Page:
World War II depressed Wilhelm II greatly; he and brother Hermann kept the nursery going despite two disastrous winters that killed half their plants, including some irreplaceable varieties. Their staff were drawn into the military and were replaced with unskilled workers. Hermann was arrested by the British, and Sparrieshoop was bombed, but fortunately, their glass house survived. This was followed by the winter of 1946 – 47 which killed 90% of the roses that were to be sold in 1947 and nearly all the new varieties he had raised during the war. He is quoted as saying “We are slowly realizing in Germany that we have become the poorest devils on earth.”
'Dortmund' photo by Rich Baer
He kept at hybridizing, and in a fluke of nature, he identified the result of a spontaneous cross between the rose ‘Max Graf’ and an unknown red hybrid tea that bred true from seed. It was a fertile parent that brought health, hardiness, vigor, and repeat flowering into the mix, and was considered a new species, R kordesii. One of the first Kordesii hybrids released in 1953 was ‘Sparrieshoop’, a lovely, single pink rose with a white center and golden stamens. This was followed by many fine successors like the fabulous climber ‘Dortmund’.
'Nicole' photo by Rich Baer
His son Reimer joined in the business with extraordinary success. He introduced his first rose in 1956, followed in 1958 with the brilliant white ‘Iceberg’. Classified as a floribunda, it’s actually the result of crossing a hybrid musk and hybrid tea rose. Winner of the World Federation of Roses Hall of Fame Award in 1983, it’s a bushy plant with glossy light green foliage and bounteous blooms; it is a wonderful addition to any garden. There’s also a climbing version of it. The velvety deep red floribunda ‘Lilli Marlene’ followed in 1959. He continued with once success after another, with more floribundas, like ‘Sunsprite’, the brilliant yellow that also was awarded the James Alexander Gamble Fragrance award. ‘Lavaglut’, another deep red beauty was introduced in 1978 and ‘Nicole’, a floribunda that grows lustily all season, is covered with blooms, and seems to repel most insects and diseases was introduced in 1985.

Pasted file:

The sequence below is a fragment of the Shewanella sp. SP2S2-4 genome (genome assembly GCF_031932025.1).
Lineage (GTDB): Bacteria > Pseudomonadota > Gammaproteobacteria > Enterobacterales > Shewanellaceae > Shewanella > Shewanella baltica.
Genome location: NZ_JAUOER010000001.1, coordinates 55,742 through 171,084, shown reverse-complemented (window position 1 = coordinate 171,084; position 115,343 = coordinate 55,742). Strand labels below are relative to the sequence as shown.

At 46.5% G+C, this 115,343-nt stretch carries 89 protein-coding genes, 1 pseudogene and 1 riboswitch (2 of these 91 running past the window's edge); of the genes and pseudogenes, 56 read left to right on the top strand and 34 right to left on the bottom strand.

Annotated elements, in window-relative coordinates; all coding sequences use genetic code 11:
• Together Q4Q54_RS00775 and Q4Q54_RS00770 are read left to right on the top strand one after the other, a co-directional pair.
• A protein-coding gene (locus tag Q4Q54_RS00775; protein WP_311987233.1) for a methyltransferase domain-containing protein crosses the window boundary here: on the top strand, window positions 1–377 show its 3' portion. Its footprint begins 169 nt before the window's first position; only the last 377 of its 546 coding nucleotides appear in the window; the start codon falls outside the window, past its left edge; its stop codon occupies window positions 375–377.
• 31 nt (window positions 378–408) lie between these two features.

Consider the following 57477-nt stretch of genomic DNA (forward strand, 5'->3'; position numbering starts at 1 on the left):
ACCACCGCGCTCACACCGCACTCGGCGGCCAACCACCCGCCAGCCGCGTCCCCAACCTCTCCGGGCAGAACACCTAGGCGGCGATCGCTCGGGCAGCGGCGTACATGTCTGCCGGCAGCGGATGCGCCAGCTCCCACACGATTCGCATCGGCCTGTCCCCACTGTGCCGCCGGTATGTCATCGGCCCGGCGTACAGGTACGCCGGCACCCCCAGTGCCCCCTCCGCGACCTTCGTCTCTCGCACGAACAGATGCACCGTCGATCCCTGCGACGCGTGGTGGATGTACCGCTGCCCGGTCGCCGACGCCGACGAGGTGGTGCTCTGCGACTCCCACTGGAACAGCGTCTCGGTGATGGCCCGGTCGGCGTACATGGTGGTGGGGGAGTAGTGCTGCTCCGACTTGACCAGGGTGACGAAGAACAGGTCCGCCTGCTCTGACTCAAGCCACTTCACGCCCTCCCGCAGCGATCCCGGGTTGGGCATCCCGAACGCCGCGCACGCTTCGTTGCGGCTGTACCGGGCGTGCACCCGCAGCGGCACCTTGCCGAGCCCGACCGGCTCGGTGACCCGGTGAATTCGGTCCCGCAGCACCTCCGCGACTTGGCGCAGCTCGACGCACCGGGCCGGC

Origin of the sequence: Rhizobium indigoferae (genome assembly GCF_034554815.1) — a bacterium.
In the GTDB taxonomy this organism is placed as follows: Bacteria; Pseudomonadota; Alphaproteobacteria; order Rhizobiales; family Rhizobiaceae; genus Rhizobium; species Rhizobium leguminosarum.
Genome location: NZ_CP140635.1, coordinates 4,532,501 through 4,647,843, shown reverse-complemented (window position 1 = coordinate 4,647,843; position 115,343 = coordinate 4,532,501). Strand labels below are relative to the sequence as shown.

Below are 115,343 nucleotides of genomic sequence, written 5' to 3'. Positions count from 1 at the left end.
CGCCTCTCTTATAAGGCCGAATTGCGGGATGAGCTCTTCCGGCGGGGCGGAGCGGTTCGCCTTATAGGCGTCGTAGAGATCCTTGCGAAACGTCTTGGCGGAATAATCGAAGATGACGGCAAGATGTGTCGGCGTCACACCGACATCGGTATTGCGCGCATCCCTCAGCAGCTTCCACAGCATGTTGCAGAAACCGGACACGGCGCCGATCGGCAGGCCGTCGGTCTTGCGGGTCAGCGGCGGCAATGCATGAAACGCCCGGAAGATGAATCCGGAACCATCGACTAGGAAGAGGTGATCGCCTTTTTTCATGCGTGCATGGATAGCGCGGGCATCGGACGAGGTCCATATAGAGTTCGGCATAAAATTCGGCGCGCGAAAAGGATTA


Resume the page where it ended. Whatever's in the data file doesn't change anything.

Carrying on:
'Lavaglut' photo by Rich Baer
They bred winning hybrid musks, like ‘Lavender Lassie’, the pale mauve old fashioned looking rose, and ‘Nymphenburg’, an orange-pink, semi-double bloom. Since they were also breeding for the florist trade, they produced some incredible hybrid tea roses that are very often award-winning exhibition varieties including ‘Kardinal’, a medium red, wonderfully formed rose in 1986; ‘Valencia’, an apricot blend; ‘Helen Naude’, a white, very double rose and the 2000 AARS winner ‘Crimson Bouquet’, a dark red grandiflora. A favorite hybrid tea is ‘Die Welt’, introduced in 1976. While it has a lower ARS rating, it performs very well in our area and is a stunning rose in color and form and lasts up to ten days in a vase.
'Sun Sprite' photo by Rich Baer
Reimer passed away in 2000, and the business is now run by his son Wilhelm III along with his cousins and other family. From their inception, the Kordes’ family has focused on breeding robust, disease-resistant, and floriferous varieties. Today, they breed and produce rose plants for the florist trade as well as garden roses, producing about 3.5 million rose bushes each year, selling in more than thirty countries around the globe.
And W. Kordes Söhne continues in their quest for new and better roses like Fairy Tale Roses. These enchanting varieties have the charisma and charm that will remind you of the roses in the garden of your grandmother with fully double and fragrant blooms with the added bonus of extraordinarily healthy foliage. They’ve also introduced Rigo-Roses, varieties that they say are surpassing known varieties in regard to their healthy growth. These varieties should be available in the United States in the coming years.
Above uncaptioned roses are submitted by Nanette Londeree and are: ‘Die Welt’, ‘Dortmund’, and ‘Sparrieshoop’